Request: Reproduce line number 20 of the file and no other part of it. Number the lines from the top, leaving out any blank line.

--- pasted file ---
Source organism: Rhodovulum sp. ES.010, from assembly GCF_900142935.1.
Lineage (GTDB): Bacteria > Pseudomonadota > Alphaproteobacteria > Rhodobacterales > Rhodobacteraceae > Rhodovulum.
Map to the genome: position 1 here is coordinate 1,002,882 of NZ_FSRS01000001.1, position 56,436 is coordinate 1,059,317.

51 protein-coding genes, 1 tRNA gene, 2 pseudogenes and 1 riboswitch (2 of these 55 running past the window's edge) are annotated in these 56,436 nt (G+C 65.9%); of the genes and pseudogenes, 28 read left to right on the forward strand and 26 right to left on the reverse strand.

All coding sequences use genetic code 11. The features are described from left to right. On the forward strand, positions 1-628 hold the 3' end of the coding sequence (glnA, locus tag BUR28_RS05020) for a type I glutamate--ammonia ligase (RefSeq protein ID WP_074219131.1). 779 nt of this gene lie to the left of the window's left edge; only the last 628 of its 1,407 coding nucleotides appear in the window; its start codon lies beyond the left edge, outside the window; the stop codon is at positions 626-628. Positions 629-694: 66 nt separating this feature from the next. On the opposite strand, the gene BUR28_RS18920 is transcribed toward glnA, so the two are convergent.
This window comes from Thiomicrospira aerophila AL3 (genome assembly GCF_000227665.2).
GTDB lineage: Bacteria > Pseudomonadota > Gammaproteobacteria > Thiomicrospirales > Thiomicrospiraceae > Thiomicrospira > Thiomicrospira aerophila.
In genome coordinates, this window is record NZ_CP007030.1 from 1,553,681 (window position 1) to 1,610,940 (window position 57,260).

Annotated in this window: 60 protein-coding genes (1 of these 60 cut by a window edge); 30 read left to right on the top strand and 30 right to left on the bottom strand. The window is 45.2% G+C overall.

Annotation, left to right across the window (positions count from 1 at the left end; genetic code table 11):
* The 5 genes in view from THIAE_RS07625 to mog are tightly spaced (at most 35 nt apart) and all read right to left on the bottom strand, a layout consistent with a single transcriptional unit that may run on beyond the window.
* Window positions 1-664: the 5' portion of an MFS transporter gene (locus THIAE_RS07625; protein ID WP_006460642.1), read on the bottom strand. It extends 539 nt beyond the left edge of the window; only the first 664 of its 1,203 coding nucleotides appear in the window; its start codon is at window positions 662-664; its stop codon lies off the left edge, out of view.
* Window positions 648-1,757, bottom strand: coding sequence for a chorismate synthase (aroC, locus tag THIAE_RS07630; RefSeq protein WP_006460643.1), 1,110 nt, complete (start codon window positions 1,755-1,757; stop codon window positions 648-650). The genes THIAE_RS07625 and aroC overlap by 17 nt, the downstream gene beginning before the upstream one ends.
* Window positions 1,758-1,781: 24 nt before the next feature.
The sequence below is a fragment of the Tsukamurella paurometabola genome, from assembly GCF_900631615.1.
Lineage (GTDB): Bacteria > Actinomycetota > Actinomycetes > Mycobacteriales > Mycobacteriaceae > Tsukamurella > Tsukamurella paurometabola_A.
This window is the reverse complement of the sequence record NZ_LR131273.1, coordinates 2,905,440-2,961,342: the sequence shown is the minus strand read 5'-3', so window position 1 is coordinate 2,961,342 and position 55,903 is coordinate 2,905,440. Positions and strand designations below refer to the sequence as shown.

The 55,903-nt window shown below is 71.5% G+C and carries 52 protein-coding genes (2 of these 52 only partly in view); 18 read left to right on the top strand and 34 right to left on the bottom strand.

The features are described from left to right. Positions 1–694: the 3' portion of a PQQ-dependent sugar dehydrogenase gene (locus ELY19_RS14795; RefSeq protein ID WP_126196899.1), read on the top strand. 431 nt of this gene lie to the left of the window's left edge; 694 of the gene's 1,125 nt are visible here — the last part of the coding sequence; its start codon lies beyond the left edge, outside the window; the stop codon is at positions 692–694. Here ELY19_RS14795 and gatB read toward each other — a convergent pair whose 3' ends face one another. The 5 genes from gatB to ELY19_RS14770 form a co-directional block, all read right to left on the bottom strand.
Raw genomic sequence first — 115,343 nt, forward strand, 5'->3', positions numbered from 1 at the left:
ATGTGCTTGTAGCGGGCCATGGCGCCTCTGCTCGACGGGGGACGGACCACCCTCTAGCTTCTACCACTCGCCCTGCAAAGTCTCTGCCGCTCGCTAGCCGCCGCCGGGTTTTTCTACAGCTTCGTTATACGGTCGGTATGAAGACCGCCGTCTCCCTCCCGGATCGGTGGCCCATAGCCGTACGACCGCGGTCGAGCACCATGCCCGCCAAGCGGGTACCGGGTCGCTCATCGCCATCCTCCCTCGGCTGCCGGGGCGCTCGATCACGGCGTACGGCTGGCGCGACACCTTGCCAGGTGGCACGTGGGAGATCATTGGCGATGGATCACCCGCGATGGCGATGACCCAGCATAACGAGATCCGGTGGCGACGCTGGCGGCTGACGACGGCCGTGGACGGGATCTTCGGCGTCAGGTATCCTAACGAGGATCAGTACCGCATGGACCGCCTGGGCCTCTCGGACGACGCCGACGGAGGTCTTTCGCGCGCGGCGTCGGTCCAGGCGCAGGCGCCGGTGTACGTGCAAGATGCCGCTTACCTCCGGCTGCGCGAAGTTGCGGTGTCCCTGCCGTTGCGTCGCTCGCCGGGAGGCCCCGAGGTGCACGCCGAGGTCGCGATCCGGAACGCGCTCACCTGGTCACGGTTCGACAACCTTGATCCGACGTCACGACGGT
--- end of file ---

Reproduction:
Raw genomic sequence first — 115,343 nt, forward strand, 5'->3', positions numbered from 1 at the left: